How Should I Title my Accounts?Submitted by Mission Financial Planning on August 17th, 2020
How you title an account, asset or business can affect current income and taxes, disposition in a divorce or incapacity, and ultimately directs how and to whom an asset can pass upon your death. Titling can also affect whether the asset is protected from creditors.
Assets can be held in your name, in a trust, with beneficiaries, and with joint tenants; each type of asset is treated uniquely in the estate process.
Joint tenant*, beneficiary and Transfer-On-Death designations take precedence over wills and trusts; this can be used to your advantage for getting specific assets to heirs, but if you’re not careful a missed beneficiary designation or titling mistake can preempt the intentions of your estate plan.
To avoid problems – while you are living or in an estate – proper titling is key.
Work with a financial planner or estate attorney to review the titling and beneficiaries of all assets, including real estate, businesses, bank accounts and other investments, even cars. Think through the contingencies that might affect each asset and how different titling might change how the money will be handled.
Owning an account in your name alone means someone may need a Power of Attorney to access the funds in the event of your incapacity, and it will be subject to Probate upon your death.
Ownership with another can be accomplished via Tenants-in-Common, Joint Tenancy with Rights of Survivorship and Tenancy-by-the Entirety. Subtle differences in these designations dictate creditor protection, how much of the account goes to a survivor, and rights of the co-owner.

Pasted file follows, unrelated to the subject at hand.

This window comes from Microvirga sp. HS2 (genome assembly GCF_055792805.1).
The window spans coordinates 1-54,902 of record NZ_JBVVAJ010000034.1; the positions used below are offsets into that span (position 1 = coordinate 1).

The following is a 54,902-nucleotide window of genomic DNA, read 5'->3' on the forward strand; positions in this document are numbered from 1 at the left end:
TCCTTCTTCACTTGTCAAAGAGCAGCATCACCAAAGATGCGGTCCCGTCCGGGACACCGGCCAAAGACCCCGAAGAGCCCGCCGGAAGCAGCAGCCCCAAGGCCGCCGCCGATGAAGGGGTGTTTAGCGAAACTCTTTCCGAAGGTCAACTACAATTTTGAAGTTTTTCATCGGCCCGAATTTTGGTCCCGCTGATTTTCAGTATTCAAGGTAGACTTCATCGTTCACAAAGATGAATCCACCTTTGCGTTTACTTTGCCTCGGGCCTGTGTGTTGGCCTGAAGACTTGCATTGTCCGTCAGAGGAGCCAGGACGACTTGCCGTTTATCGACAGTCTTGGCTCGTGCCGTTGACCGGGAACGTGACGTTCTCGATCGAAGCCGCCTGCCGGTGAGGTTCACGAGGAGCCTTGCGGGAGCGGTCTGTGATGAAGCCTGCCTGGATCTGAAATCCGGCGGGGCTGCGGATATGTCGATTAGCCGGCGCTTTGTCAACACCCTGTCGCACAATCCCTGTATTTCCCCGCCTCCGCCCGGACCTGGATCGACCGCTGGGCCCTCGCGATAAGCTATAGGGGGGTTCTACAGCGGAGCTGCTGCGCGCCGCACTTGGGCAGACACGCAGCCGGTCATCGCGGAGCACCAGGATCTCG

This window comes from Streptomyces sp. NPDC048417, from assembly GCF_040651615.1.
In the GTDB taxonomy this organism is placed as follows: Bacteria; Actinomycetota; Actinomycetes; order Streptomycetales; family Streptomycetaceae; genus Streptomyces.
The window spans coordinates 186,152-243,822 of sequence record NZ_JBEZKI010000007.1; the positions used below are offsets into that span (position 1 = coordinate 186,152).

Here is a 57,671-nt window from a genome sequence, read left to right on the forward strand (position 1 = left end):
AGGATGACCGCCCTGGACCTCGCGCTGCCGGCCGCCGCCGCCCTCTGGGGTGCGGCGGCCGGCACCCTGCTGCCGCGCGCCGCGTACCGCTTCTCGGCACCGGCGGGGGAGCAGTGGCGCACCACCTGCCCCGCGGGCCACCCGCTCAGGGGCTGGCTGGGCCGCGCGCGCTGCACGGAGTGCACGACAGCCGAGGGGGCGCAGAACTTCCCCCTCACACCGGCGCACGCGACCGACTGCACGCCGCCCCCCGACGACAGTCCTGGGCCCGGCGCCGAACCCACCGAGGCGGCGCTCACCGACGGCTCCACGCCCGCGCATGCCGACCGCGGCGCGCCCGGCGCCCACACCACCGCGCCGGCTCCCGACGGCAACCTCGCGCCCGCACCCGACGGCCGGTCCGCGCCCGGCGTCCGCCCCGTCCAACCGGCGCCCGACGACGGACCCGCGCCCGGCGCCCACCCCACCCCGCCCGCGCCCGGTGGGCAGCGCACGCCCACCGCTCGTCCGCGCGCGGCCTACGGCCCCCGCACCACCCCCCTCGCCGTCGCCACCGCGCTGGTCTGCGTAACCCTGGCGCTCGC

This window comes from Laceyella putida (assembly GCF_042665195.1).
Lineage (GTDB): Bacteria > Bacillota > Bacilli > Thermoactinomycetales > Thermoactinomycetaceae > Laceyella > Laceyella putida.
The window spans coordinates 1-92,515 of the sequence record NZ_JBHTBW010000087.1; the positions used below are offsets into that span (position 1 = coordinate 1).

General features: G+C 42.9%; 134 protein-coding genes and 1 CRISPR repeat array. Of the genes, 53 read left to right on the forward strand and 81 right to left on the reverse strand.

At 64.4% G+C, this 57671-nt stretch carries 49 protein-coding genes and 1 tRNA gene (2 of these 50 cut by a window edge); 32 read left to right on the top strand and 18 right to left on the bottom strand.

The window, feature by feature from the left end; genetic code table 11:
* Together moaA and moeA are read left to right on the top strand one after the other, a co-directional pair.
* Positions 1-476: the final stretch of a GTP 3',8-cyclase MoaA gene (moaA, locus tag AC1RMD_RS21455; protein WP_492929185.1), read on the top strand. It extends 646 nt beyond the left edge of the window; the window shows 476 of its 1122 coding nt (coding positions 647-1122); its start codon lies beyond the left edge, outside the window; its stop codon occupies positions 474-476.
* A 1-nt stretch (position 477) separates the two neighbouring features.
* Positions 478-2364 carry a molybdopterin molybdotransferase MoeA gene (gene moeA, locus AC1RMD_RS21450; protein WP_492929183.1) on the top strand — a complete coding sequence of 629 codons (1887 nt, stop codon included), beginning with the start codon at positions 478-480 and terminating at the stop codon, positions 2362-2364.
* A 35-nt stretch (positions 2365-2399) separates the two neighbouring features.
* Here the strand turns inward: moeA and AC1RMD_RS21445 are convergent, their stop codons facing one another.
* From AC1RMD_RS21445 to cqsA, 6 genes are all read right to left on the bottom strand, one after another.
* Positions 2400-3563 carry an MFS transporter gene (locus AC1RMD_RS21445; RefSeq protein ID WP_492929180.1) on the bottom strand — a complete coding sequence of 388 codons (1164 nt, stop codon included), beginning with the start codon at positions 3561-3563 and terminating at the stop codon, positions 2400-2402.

Most common is Joint Tenancy with Right of Survivorship, you may see this as JTWROS on your account. Your share passes automatically to the surviving joint owner upon your death, taking precedence over directions of a Will or Trust and avoiding probate. This would generally be appropriate for a trusted spouse or family member because of ease of access. Tenants in Common is more like a partnership, each person having control of their piece, without the other person having survivorship rights. However, creditors have reach over both sides.
Ownership through a Living Trust can avoid Probate, and appoints others to direct what happens with your incapacity or death.
IRAs and other retirement accounts can only list the name of one owner, but the designated beneficiaries determine what happens at death. It is very important to list primary as well as contingent beneficiaries.
For further direction and definition of how you would want assets handled upon your death or incapacity, you may want to implement a combination of Wills, Living Trusts, and Powers of Attorney for financial and business decisions.
This blog is intended to be a starting place; we’re here to talk through the possibilities, help define your wishes, and facilitate conversations with family and attorneys. We can model how the money flows through the estate plan to make sure that your asset titles and beneficiaries direct the money in a way that is consistent with your planning objectives.
Read our other blog posts related to Estate Planning, including how to interview for a new estate attorney.
*To complicate things further, 10 states require or permit property to be held as community property. Arizona, California, Idaho, Louisiana, Nevada, New Mexico, Texas, Washington and Wisconsin use community property ownership for married couples (several states have specific rules for registered domestic partners. In Alaska, Tennessee and South Dakota choosing community property titling is a choice. That’s a topic for another day.